Portraits of Black Lives Lost Grace New Space

Paintings memorializing some who have died at the hands of police have moved to the arts center.

Since July, shop windows and public spaces on Vashon have been adorned with paintings memorializing Black Americans, including George Floyd, Breonna Taylor, Samuel DeBose, Tamir Rice, Charleena Lyles, Ayiana Jones and many others who have died at the hands of police in recent years.

Now, those paintings all share a temporary new home, in Vashon Center for the Arts’ long, street-facing breezeway on Vashon Hwy. just south of Cemetery Road.

The series of 24 paintings, along with QR codes to help viewers learn more about the rich lives of the people in the portraits — their relationships with others, skills, likes and dislikes, dreams and ambitions for their futures — will remain in the breezeway from Martin Luther King, Jr. Day throughout February, as part of VCA’s celebration of Black History Month.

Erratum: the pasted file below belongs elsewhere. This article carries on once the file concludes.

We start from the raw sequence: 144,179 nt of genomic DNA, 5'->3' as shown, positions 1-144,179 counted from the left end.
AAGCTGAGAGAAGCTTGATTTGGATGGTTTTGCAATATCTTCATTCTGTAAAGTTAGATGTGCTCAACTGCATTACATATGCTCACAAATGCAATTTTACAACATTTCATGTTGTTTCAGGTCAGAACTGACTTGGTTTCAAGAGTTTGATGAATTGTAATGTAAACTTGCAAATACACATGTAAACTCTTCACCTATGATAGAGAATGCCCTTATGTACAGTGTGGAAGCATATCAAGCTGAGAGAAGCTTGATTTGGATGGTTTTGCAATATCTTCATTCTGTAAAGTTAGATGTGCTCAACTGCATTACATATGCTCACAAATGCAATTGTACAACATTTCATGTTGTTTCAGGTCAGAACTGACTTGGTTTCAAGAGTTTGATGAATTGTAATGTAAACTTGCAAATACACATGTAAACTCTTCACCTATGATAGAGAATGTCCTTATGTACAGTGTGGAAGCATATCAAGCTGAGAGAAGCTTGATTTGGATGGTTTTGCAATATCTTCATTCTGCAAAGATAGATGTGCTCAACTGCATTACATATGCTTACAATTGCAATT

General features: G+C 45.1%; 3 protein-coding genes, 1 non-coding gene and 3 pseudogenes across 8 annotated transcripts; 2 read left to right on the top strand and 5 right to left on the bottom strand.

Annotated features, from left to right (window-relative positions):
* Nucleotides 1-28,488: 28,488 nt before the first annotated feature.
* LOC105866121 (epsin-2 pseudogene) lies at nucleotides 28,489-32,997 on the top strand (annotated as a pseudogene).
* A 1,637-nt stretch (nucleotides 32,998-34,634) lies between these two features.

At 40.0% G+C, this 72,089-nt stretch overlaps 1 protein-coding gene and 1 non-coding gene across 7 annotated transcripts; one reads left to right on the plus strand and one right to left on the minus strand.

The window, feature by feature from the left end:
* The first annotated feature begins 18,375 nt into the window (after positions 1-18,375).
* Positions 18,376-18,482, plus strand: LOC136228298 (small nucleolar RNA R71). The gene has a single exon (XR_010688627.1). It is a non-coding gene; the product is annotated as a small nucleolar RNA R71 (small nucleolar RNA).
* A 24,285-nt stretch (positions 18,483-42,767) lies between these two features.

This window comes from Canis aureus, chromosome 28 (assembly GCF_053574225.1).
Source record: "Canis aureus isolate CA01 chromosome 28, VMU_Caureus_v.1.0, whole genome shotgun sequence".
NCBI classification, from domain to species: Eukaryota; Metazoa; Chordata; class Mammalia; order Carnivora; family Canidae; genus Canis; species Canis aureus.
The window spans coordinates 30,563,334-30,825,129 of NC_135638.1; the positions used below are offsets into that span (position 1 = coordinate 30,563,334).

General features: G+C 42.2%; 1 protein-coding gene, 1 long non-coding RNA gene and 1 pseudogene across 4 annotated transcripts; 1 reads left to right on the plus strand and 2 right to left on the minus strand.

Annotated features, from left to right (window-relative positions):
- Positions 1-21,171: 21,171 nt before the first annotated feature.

These paintings and others like them still remaining in shops in town are the work of the Vashon Remembrance Project, created by West McLean. McLean, an islander, uses a pseudonym because he wants the focus of the work to remain on the people he is eulogizing in his paintings. He has also created portraits of civil rights icons Rosa Parks, now hanging at Minglement, and Fred Hampton, Ida B. Wells and Bayard Ruston, which hang in the tall atrium windows of Vashon Center for the Arts.

The Vashon Remembrance Project paintings in the VCA breezeway have replaced a mural painted by local artist and illustrator Bruce Morser in that spot in 2019. Morser’s mural, which was always intended to be temporary, celebrated the history of Vashon, with much of the mural space depicting a population wave of settlers who began to arrive on the island in the 1880s.

VCA will soon announce its plans for a new mural in the breezeway, said Lynann Politte, VCA’s gallery director.

To find out more about the Vashon Remembrance Project, visit vashonremembers.org.